Car Industry

Ford F-150 production slowed by parts shortage due to supplier fire

Production of Ford's best-selling vehicle has stopped at its Kansas City plant, and may cease in Dearborn as well.

Nick Miotke/Roadshow

When Ford redesigned the F-150 a few years ago, it went all-in on using more exotic materials in an effort to lighten it up. Most of the hubbub was made over the use of aluminum (al-u-mini-um for our friends in the UK) in the bed and body, but the Blue Oval managed to sneak some magnesium into the truck, too, while nobody was looking.

Unfortunately, magnesium has some less-than-ideal properties when exposed to lots of heat; namely, it burns. It burns white-hot and is difficult to extinguish, which is something that Ford supplier Meridian Magnesium Products experienced recently when it suffered a major fire that has resulted in a stoppage of F-150 production.

The F-150 is made of all kinds of fancy, lightweight materials like aluminum and magnesium, and it's the magnesium that's causing problems with production.

Emme Hall/Roadshow

In addition to the lack of sweet, sweet F-150 trucks rolling off the line, the big bummer about the stoppage is that it means that 3,600 workers at Ford's Kansas City plant are being furloughed while the parts shortage is sorted out. Ford has announced that it will be stopping production at the Dearborn truck plant as of Wednesday night. Ford has enough of the die-cast magnesium parts on the shelf to keep production running at Dearborn through Thursday of this week, according to a letter from the plant's union chief received by employees, but clearly other concerns warrant stoppage.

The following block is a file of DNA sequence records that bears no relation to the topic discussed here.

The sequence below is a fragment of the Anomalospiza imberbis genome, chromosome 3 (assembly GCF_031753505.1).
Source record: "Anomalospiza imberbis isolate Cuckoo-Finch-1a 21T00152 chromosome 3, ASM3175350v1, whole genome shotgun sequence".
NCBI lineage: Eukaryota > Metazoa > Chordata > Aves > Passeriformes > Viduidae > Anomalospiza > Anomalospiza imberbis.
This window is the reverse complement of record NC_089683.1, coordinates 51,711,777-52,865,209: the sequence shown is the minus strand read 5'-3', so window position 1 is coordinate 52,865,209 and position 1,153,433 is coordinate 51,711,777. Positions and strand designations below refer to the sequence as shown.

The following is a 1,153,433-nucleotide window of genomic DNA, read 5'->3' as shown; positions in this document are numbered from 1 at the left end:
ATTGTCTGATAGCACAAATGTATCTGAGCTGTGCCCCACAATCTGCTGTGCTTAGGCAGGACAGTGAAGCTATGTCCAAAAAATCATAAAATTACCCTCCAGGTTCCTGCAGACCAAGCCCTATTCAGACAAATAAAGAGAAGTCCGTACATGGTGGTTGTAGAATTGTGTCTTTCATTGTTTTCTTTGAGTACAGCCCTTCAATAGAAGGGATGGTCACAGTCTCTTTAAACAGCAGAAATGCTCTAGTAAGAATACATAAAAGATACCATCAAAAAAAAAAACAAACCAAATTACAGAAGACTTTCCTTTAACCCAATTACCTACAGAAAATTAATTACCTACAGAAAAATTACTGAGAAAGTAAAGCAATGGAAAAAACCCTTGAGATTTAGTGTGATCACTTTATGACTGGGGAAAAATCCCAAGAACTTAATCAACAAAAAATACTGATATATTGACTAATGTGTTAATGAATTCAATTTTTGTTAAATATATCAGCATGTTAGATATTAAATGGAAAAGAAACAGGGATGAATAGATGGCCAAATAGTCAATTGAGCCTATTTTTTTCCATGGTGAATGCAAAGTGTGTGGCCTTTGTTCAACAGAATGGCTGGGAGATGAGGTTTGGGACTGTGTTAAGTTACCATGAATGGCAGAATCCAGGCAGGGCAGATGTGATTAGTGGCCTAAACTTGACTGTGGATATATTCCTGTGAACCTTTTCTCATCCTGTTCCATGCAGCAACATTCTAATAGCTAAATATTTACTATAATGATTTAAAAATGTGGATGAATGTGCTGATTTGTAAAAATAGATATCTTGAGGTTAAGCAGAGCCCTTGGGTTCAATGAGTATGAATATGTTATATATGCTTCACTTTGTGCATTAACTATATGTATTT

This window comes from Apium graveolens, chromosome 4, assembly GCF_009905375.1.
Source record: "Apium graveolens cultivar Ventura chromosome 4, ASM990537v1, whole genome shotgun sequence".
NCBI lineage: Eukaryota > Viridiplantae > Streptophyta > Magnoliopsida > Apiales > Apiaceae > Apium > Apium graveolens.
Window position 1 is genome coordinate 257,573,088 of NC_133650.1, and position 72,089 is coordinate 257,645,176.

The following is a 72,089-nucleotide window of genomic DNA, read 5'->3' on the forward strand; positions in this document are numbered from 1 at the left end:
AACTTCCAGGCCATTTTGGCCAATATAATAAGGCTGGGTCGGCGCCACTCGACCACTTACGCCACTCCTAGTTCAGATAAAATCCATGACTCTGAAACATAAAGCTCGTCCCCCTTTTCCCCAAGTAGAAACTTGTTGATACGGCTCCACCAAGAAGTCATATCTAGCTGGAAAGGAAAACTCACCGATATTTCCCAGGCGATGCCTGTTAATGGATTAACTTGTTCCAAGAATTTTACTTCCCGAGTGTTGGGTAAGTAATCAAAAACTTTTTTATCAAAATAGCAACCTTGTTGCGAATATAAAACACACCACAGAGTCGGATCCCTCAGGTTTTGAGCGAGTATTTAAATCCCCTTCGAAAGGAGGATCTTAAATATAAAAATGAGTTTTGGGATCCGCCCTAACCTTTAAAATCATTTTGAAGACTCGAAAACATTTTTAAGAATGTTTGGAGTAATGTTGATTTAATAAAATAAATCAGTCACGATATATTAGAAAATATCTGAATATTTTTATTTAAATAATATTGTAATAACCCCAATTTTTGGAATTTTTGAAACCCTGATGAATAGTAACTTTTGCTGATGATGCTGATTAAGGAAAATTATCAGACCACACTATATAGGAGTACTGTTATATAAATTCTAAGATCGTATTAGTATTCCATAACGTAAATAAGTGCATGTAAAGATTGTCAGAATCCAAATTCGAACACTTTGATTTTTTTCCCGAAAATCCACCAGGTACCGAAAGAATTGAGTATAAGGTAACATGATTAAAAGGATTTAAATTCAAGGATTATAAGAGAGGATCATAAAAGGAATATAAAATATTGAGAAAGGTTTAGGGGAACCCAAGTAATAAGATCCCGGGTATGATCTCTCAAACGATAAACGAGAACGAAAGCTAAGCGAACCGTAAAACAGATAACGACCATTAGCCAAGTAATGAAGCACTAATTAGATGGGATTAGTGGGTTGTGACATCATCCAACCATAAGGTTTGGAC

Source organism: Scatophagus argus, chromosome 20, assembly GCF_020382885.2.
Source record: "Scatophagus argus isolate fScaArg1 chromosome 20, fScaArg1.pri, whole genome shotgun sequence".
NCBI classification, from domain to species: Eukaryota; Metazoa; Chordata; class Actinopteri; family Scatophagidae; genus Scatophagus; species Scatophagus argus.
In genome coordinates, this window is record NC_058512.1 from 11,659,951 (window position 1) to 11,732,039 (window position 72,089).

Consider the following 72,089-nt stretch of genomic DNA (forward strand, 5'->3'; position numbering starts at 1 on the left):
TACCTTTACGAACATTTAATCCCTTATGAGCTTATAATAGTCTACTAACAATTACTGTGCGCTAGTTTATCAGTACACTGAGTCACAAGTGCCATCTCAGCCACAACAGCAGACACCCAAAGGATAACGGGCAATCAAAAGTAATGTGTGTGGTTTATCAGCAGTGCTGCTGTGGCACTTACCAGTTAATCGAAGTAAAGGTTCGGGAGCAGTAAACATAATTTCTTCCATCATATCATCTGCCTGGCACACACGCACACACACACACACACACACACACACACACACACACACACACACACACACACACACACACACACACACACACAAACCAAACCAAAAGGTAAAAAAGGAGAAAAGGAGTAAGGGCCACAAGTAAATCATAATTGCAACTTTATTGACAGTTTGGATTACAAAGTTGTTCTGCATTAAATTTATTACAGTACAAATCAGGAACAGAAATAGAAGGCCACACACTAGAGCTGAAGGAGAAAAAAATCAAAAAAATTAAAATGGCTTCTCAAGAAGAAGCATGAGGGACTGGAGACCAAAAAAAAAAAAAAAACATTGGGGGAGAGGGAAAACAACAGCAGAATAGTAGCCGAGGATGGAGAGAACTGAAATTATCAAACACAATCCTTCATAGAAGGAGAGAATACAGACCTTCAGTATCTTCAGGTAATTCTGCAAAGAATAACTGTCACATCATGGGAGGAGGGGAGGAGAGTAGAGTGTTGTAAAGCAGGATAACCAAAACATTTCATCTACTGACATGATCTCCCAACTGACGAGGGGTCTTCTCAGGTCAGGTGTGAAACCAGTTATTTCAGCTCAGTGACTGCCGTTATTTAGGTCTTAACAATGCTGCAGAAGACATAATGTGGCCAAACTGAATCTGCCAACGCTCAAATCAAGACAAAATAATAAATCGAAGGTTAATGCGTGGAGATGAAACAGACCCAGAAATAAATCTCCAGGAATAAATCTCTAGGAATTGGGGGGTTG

The letter continues: "The company is meeting continuously to find a solution to replace and manufacturer [sic] parts that were lost due to the fire at Meridian. According to the company, at some point, we will have an interruption in production. At this time, the company doesn't know for sure when or for how long we will be down. As a result of the fire, there is a great deal of uncertainty in our production schedule at DTP. Adjustments and changes are being made hour by hour as the company is engaged in getting the parts needed to maintain our normal production schedule."

From a business standpoint for Ford, a disruption in the production of its best-selling vehicle could seriously affect the bottom line for the second quarter, something that is particularly concerning given all of the recent changes at the company.

The Meridian fire also caused stoppages on the Ford Super Duty lines in Kentucky and Ohio as well as the Chrysler Pacifica line in Windsor, Ontario. The Super Duty plants haven't reported any layoffs, which is good.

The Meridian fire, which occurred on May 2, has been described by local officials as the worst fire in Eaton Rapids in the last 40 years. The cause of the fire is unknown, but despite the damage to the 200,000-plus square-foot facility, only two people were injured.

Update 5/9 5:03 P.M.: Updated to include latest news regarding Ford's shutdown of the F-150 line at the Dearborn truck plant.

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